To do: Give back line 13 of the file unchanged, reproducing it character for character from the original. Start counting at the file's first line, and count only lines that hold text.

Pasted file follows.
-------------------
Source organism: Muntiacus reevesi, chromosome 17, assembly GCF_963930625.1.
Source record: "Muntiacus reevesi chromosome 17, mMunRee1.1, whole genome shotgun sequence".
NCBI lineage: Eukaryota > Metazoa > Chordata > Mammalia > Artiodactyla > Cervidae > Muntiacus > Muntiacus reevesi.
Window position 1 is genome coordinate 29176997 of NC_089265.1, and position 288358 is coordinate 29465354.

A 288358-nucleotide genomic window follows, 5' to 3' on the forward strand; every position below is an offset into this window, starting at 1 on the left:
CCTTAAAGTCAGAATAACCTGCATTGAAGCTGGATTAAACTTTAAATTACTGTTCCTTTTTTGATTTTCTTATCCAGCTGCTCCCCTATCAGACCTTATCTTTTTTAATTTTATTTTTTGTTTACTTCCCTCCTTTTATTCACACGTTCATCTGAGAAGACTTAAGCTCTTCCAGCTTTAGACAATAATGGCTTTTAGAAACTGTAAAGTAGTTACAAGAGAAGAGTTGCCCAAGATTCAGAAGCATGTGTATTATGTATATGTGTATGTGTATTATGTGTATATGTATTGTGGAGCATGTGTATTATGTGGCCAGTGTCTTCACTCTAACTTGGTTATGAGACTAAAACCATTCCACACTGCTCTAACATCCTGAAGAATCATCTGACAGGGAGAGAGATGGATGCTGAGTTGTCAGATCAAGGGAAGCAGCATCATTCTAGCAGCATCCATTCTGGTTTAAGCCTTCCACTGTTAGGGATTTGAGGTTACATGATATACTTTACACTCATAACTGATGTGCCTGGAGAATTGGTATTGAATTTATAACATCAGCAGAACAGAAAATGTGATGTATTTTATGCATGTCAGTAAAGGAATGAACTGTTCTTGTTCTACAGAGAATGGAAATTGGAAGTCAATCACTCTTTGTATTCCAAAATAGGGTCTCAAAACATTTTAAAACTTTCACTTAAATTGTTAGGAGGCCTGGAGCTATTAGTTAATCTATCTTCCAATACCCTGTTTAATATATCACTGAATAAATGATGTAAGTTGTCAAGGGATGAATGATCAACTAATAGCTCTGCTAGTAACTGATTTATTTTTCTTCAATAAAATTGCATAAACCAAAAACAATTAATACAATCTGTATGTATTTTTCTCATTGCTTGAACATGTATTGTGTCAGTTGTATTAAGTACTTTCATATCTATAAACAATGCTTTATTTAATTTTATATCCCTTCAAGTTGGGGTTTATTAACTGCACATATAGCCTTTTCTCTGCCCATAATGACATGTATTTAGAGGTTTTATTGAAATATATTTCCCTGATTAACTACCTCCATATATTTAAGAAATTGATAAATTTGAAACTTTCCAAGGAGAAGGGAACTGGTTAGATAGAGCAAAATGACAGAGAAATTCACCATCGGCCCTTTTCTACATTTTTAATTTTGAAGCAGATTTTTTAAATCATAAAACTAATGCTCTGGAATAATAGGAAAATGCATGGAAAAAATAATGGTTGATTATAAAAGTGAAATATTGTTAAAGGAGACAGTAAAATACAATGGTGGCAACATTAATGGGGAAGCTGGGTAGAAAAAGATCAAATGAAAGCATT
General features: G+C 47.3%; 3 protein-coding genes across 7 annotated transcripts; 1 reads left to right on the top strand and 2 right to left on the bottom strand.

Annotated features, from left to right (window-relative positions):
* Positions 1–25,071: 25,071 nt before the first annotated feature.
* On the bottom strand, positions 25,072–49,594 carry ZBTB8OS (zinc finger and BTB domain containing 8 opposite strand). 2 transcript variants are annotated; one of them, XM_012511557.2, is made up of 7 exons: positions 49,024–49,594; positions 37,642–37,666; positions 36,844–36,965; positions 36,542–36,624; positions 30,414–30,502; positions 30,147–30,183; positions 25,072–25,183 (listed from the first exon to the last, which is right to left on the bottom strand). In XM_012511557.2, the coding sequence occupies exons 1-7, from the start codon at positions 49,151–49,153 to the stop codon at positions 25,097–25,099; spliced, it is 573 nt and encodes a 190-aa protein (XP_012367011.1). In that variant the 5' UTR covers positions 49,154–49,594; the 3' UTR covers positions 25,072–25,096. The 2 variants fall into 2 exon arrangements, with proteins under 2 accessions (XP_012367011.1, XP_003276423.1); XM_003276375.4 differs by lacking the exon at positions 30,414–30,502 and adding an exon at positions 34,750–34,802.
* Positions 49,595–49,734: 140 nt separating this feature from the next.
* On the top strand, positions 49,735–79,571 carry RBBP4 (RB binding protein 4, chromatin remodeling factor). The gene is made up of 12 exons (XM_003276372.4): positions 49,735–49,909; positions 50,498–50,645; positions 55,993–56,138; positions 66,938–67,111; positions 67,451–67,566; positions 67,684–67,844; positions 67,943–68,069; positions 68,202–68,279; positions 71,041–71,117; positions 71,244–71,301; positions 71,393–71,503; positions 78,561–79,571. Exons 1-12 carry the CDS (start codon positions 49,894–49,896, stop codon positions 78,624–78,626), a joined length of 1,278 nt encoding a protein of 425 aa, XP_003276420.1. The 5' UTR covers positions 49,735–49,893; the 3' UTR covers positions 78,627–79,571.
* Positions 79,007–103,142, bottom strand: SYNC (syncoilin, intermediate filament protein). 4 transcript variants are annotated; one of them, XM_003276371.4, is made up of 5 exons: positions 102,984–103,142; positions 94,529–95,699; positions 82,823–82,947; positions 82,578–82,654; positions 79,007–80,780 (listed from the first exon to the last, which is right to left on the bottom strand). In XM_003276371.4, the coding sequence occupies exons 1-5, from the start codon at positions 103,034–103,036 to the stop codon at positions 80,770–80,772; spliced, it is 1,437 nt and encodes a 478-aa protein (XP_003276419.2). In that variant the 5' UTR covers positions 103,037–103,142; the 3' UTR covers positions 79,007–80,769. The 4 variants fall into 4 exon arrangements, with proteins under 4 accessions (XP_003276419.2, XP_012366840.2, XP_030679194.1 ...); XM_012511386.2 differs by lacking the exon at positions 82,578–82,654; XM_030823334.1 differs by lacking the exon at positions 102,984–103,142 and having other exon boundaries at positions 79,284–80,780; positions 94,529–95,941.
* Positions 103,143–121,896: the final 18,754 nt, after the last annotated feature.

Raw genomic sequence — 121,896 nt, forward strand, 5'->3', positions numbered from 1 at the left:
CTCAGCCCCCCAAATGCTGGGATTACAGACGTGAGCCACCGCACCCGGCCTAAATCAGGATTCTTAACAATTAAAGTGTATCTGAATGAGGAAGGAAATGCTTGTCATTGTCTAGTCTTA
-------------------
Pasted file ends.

* Positions 79,007–103,142, bottom strand: SYNC (syncoilin, intermediate filament protein). 4 transcript variants are annotated; one of them, XM_003276371.4, is made up of 5 exons: positions 102,984–103,142; positions 94,529–95,699; positions 82,823–82,947; positions 82,578–82,654; positions 79,007–80,780 (listed from the first exon to the last, which is right to left on the bottom strand). In XM_003276371.4, the coding sequence occupies exons 1-5, from the start codon at positions 103,034–103,036 to the stop codon at positions 80,770–80,772; spliced, it is 1,437 nt and encodes a 478-aa protein (XP_003276419.2). In that variant the 5' UTR covers positions 103,037–103,142; the 3' UTR covers positions 79,007–80,769. The 4 variants fall into 4 exon arrangements, with proteins under 4 accessions (XP_003276419.2, XP_012366840.2, XP_030679194.1 ...); XM_012511386.2 differs by lacking the exon at positions 82,578–82,654; XM_030823334.1 differs by lacking the exon at positions 102,984–103,142 and having other exon boundaries at positions 79,284–80,780; positions 94,529–95,941.